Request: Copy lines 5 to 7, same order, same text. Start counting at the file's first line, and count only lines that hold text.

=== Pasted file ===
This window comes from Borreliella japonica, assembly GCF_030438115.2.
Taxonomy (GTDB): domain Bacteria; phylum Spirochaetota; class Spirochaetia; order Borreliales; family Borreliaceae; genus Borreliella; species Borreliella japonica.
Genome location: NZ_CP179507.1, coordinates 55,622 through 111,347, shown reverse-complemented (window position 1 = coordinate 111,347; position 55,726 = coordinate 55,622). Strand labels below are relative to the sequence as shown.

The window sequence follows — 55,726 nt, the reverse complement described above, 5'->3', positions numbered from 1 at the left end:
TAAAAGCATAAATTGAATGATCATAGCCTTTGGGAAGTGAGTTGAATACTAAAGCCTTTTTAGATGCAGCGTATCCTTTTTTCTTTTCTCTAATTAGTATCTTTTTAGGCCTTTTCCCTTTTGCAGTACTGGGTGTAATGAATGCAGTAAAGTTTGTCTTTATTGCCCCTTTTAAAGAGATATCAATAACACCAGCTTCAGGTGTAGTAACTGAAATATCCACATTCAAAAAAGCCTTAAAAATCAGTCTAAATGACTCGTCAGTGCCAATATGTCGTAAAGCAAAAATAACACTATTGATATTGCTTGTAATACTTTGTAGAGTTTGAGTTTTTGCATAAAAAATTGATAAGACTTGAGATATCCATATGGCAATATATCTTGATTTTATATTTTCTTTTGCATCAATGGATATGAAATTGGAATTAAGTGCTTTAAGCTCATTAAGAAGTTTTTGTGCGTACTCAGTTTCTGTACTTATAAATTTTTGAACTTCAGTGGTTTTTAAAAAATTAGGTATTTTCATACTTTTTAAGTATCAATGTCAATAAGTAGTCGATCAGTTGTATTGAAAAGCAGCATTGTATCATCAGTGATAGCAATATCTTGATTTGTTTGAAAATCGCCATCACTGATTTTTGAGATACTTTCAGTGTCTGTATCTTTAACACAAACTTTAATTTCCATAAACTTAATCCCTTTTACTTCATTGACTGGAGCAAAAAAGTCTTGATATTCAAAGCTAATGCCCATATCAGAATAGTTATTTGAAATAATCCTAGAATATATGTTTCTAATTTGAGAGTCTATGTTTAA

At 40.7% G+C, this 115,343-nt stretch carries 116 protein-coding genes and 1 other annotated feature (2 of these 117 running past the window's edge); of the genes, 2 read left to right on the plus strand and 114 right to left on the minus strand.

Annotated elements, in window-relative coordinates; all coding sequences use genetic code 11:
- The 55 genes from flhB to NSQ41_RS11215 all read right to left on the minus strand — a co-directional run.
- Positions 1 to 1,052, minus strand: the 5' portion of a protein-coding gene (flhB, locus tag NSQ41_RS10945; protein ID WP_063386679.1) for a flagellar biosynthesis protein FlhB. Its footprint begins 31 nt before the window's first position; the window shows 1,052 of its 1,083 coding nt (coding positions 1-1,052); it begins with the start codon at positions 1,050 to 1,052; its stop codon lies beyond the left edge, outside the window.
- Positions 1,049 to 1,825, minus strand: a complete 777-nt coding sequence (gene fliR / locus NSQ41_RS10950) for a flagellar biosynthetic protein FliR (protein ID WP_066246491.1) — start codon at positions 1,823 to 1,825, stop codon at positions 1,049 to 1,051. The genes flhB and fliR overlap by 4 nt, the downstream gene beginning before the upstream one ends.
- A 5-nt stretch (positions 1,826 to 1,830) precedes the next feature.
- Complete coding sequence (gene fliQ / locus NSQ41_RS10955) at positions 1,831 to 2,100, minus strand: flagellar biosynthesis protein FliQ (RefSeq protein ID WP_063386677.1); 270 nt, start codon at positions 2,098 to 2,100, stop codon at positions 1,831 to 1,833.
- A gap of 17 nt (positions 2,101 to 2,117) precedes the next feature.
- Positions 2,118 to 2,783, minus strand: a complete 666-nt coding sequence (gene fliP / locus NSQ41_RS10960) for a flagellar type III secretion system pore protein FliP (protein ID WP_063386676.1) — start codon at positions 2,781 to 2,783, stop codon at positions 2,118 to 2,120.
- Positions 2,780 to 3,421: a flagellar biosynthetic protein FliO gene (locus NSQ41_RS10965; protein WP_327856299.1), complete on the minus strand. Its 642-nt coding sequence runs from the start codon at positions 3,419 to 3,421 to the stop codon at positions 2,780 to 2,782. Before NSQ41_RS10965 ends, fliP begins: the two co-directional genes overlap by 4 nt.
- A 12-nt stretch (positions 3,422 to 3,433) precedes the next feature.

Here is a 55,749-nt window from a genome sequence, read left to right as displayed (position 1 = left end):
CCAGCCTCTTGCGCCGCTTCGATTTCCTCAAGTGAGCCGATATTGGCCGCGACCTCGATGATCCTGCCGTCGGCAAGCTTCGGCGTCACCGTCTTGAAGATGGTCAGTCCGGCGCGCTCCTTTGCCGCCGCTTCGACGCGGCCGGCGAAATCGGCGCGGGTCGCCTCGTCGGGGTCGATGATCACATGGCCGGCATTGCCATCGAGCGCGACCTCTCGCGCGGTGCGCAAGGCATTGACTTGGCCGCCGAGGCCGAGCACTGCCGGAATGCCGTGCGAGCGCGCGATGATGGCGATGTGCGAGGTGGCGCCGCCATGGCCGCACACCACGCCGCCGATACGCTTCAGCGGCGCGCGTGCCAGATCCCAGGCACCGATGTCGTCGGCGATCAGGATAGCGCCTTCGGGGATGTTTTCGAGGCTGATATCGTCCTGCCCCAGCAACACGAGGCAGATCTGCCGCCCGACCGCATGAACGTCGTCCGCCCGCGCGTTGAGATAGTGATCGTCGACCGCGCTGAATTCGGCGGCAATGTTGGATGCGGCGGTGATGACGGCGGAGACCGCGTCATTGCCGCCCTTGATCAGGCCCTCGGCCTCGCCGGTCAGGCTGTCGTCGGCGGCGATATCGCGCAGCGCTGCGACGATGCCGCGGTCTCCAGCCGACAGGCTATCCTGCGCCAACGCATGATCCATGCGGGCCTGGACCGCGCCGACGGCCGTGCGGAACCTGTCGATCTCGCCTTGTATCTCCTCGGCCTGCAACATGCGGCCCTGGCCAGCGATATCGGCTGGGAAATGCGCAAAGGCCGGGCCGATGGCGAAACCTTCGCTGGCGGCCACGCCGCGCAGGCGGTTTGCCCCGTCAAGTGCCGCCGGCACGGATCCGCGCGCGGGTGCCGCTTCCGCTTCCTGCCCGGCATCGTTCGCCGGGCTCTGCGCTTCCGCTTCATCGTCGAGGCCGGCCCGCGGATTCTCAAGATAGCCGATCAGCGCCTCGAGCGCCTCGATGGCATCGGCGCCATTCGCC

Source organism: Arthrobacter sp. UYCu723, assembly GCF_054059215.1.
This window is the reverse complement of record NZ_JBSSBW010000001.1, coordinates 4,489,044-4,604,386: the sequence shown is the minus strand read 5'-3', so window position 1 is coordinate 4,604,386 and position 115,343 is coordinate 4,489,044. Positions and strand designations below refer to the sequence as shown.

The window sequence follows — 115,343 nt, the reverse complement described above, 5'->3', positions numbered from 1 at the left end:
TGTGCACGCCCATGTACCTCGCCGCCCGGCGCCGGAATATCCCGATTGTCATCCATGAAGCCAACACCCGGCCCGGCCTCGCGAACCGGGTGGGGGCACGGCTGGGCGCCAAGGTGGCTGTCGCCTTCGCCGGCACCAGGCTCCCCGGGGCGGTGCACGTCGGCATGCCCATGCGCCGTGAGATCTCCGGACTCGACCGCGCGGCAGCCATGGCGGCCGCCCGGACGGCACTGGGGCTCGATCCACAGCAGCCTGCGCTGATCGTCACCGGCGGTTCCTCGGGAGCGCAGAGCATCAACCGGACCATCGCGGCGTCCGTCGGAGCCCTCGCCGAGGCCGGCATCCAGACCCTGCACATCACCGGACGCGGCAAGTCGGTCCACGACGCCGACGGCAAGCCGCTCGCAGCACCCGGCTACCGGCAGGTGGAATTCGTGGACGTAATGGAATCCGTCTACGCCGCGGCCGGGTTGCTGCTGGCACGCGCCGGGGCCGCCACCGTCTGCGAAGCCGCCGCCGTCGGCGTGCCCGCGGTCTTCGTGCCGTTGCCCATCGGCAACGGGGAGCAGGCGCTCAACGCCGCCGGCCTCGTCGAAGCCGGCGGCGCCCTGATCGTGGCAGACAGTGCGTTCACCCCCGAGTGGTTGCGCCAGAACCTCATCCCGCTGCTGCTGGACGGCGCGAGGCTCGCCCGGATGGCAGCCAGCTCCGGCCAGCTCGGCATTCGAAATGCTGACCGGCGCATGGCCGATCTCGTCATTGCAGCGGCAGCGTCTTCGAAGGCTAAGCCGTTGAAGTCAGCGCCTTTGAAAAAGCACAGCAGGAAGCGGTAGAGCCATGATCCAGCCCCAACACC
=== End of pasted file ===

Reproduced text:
TAAAAGCATAAATTGAATGATCATAGCCTTTGGGAAGTGAGTTGAATACTAAAGCCTTTTTAGATGCAGCGTATCCTTTTTTCTTTTCTCTAATTAGTATCTTTTTAGGCCTTTTCCCTTTTGCAGTACTGGGTGTAATGAATGCAGTAAAGTTTGTCTTTATTGCCCCTTTTAAAGAGATATCAATAACACCAGCTTCAGGTGTAGTAACTGAAATATCCACATTCAAAAAAGCCTTAAAAATCAGTCTAAATGACTCGTCAGTGCCAATATGTCGTAAAGCAAAAATAACACTATTGATATTGCTTGTAATACTTTGTAGAGTTTGAGTTTTTGCATAAAAAATTGATAAGACTTGAGATATCCATATGGCAATATATCTTGATTTTATATTTTCTTTTGCATCAATGGATATGAAATTGGAATTAAGTGCTTTAAGCTCATTAAGAAGTTTTTGTGCGTACTCAGTTTCTGTACTTATAAATTTTTGAACTTCAGTGGTTTTTAAAAAATTAGGTATTTTCATACTTTTTAAGTATCAATGTCAATAAGTAGTCGATCAGTTGTATTGAAAAGCAGCATTGTATCATCAGTGATAGCAATATCTTGATTTGTTTGAAAATCGCCATCACTGATTTTTGAGATACTTTCAGTGTCTGTATCTTTAACACAAACTTTAATTTCCATAAACTTAATCCCTTTTACTTCATTGACTGGAGCAAAAAAGTCTTGATATTCAAAGCTAATGCCCATATCAGAATAGTTATTTGAAATAATCCTAGAATATATGTTTCTAATTTGAGAGTCTATGTTTAA

At 40.7% G+C, this 115,343-nt stretch carries 116 protein-coding genes and 1 other annotated feature (2 of these 117 running past the window's edge); of the genes, 2 read left to right on the plus strand and 114 right to left on the minus strand.

Annotated elements, in window-relative coordinates; all coding sequences use genetic code 11: